How to Boost Your GPA

Written by

Dr. Ree Langham


June 3, 2018


Let’s face it – your college GPA can determine your future. More specifically it can determine what type of career you will have and what type of lifestyle you will be able to afford one day. I don’t want better opportunities, more money, and a fantastic job that highlights my skills, talents, and abilities – said no one ever. But, if your GPA isn’t quite where you want or need it to be, don’t worry – you can boost your GPA with the easy steps listed in this article. Whoa! Thank goodness, right? Ready to get started? Great!

Listed below are simple ways that you can boost your GPA:

Be Selective

The first thing you want to do to boost your GPA is choose the right courses. In other words, select courses that you think, no scratch that, you know you can successfully conquer. So, even if you have a strong desire to take a boatload of advance-level courses in areas you’ve never really excelled in – start out lower and slower. More specifically, select courses that interest you and that you do well in. Next, add in one or two courses in unfamiliar and/or difficult areas – but start at the entry-level. If you only take courses that are hard for you, you will set yourself up for failure, if you aren’t able to master them. Therefore, only take courses you can handle.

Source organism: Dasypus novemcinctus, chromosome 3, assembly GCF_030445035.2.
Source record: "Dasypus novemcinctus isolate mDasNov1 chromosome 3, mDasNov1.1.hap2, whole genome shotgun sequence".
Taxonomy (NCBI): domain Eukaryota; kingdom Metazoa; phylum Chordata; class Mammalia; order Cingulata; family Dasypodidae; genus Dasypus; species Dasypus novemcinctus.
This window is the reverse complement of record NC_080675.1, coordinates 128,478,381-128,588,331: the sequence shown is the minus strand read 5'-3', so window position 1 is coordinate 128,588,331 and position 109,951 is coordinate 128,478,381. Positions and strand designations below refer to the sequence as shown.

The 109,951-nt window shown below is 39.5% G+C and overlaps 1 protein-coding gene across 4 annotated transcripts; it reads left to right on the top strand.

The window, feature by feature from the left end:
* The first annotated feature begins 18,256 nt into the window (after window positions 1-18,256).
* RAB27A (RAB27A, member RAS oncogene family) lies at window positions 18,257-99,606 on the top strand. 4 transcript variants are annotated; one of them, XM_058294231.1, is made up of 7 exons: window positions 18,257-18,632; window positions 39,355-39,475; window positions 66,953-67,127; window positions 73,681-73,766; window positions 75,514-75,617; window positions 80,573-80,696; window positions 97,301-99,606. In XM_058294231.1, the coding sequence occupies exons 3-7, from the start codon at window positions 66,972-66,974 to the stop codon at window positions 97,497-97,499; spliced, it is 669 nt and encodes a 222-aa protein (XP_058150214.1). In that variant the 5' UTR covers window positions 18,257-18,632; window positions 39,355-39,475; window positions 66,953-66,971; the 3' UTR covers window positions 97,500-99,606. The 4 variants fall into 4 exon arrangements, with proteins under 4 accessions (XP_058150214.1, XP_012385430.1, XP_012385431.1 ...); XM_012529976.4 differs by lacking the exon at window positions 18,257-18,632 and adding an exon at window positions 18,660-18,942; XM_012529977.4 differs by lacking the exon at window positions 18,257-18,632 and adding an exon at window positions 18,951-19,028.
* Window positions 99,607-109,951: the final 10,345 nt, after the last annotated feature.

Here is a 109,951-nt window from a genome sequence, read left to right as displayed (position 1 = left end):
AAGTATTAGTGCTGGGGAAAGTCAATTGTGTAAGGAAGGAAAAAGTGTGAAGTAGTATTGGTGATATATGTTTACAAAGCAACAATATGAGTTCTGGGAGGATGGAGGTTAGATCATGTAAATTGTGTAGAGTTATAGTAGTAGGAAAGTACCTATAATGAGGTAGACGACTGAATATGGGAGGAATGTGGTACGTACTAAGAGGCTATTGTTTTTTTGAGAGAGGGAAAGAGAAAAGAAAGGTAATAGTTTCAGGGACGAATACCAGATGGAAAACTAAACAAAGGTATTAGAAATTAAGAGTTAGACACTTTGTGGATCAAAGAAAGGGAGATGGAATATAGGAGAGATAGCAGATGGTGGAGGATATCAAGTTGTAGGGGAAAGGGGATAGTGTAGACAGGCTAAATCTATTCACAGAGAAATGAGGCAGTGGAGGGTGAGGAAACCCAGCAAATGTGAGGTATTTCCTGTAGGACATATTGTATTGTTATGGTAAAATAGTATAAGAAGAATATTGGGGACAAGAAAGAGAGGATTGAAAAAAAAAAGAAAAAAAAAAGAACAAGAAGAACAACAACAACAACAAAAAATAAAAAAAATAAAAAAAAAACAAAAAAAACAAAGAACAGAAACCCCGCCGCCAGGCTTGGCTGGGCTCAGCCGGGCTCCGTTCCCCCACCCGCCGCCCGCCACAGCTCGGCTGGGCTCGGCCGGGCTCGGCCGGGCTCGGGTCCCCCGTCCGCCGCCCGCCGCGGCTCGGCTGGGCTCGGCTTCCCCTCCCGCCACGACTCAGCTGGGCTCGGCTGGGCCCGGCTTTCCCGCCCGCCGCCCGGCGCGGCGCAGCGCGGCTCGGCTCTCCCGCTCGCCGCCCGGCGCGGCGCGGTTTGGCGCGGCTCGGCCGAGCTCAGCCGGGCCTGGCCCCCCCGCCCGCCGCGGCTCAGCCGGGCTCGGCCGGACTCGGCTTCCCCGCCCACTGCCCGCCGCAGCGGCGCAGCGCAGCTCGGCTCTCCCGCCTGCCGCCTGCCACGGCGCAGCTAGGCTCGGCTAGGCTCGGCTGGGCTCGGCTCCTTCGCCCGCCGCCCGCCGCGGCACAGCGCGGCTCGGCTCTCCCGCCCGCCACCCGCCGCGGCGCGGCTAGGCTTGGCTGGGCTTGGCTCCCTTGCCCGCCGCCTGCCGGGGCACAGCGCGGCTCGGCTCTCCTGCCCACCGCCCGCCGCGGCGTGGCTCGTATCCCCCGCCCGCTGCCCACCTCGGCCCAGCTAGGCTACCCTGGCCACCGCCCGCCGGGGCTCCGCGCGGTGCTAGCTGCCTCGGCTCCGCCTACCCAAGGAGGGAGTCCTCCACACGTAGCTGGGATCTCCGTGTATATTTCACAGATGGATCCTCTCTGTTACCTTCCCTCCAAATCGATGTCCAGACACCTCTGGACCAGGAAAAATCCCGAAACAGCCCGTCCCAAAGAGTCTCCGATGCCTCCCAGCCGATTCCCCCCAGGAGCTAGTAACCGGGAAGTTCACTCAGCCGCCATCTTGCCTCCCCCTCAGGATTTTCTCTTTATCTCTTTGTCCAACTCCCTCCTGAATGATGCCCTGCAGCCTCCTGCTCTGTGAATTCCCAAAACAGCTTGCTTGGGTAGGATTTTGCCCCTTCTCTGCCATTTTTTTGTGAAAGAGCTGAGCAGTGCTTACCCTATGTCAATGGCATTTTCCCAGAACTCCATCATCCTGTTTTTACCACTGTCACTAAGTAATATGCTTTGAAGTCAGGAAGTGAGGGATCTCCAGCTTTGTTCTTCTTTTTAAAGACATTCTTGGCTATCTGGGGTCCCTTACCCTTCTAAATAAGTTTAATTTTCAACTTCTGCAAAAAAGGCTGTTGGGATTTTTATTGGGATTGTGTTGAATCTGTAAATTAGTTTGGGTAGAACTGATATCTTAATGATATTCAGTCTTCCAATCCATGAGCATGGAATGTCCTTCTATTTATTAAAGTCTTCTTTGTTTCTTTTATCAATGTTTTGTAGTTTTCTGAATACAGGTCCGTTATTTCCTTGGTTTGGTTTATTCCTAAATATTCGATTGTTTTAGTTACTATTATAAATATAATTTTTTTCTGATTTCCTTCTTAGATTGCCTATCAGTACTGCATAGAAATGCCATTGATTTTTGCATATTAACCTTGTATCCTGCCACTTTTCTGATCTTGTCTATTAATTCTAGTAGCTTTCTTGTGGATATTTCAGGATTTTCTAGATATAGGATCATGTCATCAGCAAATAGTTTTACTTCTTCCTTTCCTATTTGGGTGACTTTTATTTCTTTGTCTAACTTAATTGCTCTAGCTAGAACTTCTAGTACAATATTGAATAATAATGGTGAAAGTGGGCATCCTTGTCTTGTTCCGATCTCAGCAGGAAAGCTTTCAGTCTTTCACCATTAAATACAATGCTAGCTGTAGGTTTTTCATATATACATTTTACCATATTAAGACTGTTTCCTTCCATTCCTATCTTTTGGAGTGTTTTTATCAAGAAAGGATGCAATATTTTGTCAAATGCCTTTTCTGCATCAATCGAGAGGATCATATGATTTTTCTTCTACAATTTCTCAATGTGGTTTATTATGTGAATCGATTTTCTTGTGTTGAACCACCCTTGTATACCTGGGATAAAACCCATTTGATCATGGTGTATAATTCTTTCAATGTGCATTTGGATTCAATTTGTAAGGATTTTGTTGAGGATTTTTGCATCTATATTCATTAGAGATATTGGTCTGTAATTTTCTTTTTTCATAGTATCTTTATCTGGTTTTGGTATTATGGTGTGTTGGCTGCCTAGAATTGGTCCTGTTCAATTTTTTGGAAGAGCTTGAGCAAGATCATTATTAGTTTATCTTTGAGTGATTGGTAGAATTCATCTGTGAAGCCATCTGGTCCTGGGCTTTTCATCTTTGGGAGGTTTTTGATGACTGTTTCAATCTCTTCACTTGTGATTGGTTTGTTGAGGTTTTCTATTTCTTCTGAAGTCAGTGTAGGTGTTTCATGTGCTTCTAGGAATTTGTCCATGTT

Get Organized

You will also need to get organized, if you want to boost your GPA. The truth is, the more organized you are, the easier it is to develop stellar study habits, get good grades, focus on your courses, strengthen your GPA, and soar to the top of your class. So, do yourself a favor and make a to-do list with the following bullet points: review syllabus weekly, complete assignments daily, get a head start on upcoming projects, and regularly categorize and review class notes. Cross off each item, as you complete it, and pay close attention to assignment due dates.